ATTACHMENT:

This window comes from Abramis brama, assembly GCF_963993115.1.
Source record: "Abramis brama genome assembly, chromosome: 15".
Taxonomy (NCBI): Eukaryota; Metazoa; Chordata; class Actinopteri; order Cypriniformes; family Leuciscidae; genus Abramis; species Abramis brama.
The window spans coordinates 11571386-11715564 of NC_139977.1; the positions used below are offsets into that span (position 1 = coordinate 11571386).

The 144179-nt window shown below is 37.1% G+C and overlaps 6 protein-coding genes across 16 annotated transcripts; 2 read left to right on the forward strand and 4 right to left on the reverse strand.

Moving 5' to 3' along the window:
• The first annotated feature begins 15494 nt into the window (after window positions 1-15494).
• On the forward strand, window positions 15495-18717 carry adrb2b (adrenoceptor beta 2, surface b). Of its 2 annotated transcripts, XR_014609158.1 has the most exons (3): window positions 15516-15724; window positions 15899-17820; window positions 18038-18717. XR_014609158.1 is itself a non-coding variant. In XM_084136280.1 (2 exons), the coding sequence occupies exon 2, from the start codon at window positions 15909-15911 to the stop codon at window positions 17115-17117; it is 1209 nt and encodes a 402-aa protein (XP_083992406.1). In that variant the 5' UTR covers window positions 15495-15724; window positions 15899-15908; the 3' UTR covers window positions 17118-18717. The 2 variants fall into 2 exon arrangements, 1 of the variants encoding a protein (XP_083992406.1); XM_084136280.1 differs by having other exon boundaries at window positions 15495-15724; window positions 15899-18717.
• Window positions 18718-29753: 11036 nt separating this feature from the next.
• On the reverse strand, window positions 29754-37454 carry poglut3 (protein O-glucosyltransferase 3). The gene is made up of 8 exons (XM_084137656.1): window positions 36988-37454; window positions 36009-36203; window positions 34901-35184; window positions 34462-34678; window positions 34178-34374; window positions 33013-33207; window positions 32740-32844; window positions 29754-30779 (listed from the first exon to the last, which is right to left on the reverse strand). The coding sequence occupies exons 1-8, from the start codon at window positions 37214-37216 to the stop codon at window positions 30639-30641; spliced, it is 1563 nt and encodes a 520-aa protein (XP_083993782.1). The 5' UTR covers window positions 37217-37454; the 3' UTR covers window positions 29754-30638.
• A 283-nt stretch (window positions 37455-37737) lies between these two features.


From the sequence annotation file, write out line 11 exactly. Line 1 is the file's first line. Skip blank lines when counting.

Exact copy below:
• A 283-nt stretch (window positions 37455-37737) lies between these two features.